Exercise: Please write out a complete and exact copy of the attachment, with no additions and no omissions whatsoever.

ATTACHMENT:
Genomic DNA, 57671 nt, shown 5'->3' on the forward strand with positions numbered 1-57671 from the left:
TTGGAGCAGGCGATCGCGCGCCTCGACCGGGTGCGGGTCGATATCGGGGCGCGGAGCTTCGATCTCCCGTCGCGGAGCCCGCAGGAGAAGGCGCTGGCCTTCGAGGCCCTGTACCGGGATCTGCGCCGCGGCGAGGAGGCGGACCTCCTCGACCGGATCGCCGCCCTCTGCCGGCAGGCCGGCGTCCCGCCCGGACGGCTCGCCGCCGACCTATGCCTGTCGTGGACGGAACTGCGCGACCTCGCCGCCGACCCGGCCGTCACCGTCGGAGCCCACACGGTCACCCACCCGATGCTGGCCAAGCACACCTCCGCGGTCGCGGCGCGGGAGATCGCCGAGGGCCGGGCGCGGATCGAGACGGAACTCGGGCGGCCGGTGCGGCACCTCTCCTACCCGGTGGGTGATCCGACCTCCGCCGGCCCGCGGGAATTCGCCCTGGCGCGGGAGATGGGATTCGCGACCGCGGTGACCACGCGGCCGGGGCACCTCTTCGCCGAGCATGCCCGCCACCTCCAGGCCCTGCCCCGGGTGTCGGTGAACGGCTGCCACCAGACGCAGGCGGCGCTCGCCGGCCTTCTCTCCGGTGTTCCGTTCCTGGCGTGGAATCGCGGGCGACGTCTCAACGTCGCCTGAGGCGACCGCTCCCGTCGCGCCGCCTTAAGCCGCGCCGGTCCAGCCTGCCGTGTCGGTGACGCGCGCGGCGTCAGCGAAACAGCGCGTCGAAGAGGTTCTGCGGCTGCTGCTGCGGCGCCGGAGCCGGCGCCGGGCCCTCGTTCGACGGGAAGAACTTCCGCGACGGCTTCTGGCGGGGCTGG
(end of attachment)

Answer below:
Genomic DNA, 57671 nt, shown 5'->3' on the forward strand with positions numbered 1-57671 from the left:
TTGGAGCAGGCGATCGCGCGCCTCGACCGGGTGCGGGTCGATATCGGGGCGCGGAGCTTCGATCTCCCGTCGCGGAGCCCGCAGGAGAAGGCGCTGGCCTTCGAGGCCCTGTACCGGGATCTGCGCCGCGGCGAGGAGGCGGACCTCCTCGACCGGATCGCCGCCCTCTGCCGGCAGGCCGGCGTCCCGCCCGGACGGCTCGCCGCCGACCTATGCCTGTCGTGGACGGAACTGCGCGACCTCGCCGCCGACCCGGCCGTCACCGTCGGAGCCCACACGGTCACCCACCCGATGCTGGCCAAGCACACCTCCGCGGTCGCGGCGCGGGAGATCGCCGAGGGCCGGGCGCGGATCGAGACGGAACTCGGGCGGCCGGTGCGGCACCTCTCCTACCCGGTGGGTGATCCGACCTCCGCCGGCCCGCGGGAATTCGCCCTGGCGCGGGAGATGGGATTCGCGACCGCGGTGACCACGCGGCCGGGGCACCTCTTCGCCGAGCATGCCCGCCACCTCCAGGCCCTGCCCCGGGTGTCGGTGAACGGCTGCCACCAGACGCAGGCGGCGCTCGCCGGCCTTCTCTCCGGTGTTCCGTTCCTGGCGTGGAATCGCGGGCGACGTCTCAACGTCGCCTGAGGCGACCGCTCCCGTCGCGCCGCCTTAAGCCGCGCCGGTCCAGCCTGCCGTGTCGGTGACGCGCGCGGCGTCAGCGAAACAGCGCGTCGAAGAGGTTCTGCGGCTGCTGCTGCGGCGCCGGAGCCGGCGCCGGGCCCTCGTTCGACGGGAAGAACTTCCGCGACGGCTTCTGGCGGGGCTGG